Outreach, Inc., a nonprofit organization whose mission is to provide water, food, medicine and education to places in need all over the world, began as a simple mission.

World Food Day Commemoration in St. Louis began as a desire to go to Africa. What happened next?

Katheryn Hamilton told her husband, Floyd Hammer, that she would like to travel to Tanzania in Africa to build a hospital for the local villagers. Hammer came around to the idea and they set off in 2003. While in Tanzania, Hammer helped fix a windmill and taught construction techniques to the villagers; Hamilton worked in a children’s hospital. They returned to Africa in January of 2004. This time while working in the hospital Hamilton saw children dying of starvation.

“Floyd, we have to do something,” she told her husband. He replied, “We can’t just feed them. When we go back home they’re just going to die”.

Hammer felt obligated to help the villagers, so she bartered some of the local-made baskets for maize and took the rest back to America to sell for the villagers. Even this, she felt, wasn’t enough. She asked village leaders what they needed, and in all three villages they answered, “Water, food, medicine, education”.

It is because of this response that the Donald Danforth Plant Science Center now has an annual packaging event called the World Food Day Commemoration in conjunction with United Nations World Food Day. According to the event’s website, “World Food Day events call for united action to end hunger, emphasizing the power of working together to help insure food security for all – every day!” Hammer is the Co-Founder and President of Outreach, Inc., while his wife serves as the Co-Founder, Treasurer and Secretary.

Outreach designed the food and nutrients packed by the volunteers at Danforth. The packages are shipped to places, like Haiti and Tanzania. In 2010, at the inaugural packaging event, 2,000 volunteers packaged over 355,000 meals [see a video of that event by clicking here].

Tanzania is located in sub-Saharan Africa. According to the UN’s Food and Agriculture Organization, there were 925 million hungry people in the world, 239 million of which come from sub-Saharan Africa. Donald Danforth reported that 1 in 12 people worldwide are malnourished, including 160 million kids under the age of 5.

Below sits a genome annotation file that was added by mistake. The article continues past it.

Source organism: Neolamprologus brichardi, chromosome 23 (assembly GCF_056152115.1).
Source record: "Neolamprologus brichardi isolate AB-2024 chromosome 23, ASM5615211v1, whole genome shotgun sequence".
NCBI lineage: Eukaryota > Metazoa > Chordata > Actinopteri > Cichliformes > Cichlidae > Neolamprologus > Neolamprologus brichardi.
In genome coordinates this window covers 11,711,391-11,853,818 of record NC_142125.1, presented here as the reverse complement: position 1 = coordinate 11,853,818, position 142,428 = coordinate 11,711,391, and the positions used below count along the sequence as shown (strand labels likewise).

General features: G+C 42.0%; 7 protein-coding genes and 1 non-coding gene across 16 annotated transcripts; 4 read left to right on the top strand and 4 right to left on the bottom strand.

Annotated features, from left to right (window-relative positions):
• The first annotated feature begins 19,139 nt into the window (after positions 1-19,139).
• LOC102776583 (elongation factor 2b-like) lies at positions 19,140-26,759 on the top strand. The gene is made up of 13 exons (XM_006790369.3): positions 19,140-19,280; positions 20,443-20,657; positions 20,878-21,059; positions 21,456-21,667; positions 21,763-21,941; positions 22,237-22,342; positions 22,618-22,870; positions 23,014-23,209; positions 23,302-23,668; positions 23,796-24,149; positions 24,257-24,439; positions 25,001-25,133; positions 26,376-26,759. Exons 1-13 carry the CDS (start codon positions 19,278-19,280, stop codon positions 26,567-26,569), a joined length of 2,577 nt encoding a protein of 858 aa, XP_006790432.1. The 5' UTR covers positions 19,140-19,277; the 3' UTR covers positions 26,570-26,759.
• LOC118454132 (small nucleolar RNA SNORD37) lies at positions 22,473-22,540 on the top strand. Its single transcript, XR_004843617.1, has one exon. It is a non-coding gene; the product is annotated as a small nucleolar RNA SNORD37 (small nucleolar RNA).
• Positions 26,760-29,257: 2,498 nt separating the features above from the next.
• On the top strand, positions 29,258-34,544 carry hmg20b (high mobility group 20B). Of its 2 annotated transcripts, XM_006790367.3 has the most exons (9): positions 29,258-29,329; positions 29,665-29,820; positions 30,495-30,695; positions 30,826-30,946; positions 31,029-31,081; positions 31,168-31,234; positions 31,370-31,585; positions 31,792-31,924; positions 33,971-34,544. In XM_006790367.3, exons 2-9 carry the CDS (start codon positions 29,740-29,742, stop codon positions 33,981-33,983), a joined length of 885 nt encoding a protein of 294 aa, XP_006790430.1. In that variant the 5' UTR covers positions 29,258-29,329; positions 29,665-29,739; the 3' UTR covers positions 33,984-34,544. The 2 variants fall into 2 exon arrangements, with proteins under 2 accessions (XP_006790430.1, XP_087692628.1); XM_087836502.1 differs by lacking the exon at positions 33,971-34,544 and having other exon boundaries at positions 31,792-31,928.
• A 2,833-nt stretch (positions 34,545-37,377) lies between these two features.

There are many different factors of hunger in the world, poverty being number one, as reported by worldhunger.org. Hunger Notes, a publication of World Hunger Publication Service, reports that those suffering from hunger will only get worse, due to the effect that hunger has on the brain. People suffering from hunger have poor health, low levels of energy, and some mental impairment, making it harder for them to work and learn.

Hannah Hightower, a Junior Board member of Donald Danforth Plant Science Center and a senior at Visitation Academy, volunteered countless hours last year to package the food. After the event was over, she spent the next few months raising money to go to Africa.

“I would hold a bake sale, I just ask for money for my birthday and for Christmas,” Hannah said. She eventually raised the money and went to Africa with the Hammers, where she worked in a hospital and fed children.

WhenSciJourner asked Hammer for her final words, she responded, “Go to your hometown, go to your church; encourage them to have a packaging day.” Damonte Johnson

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  1. :smile i really found this artical heart warming because its nice to hear about people who have things help those who doesnt. like it was nice to read that there is a women and a child and just others in the world help out starving diying kids from Tanzania,Afica. i would love to read more.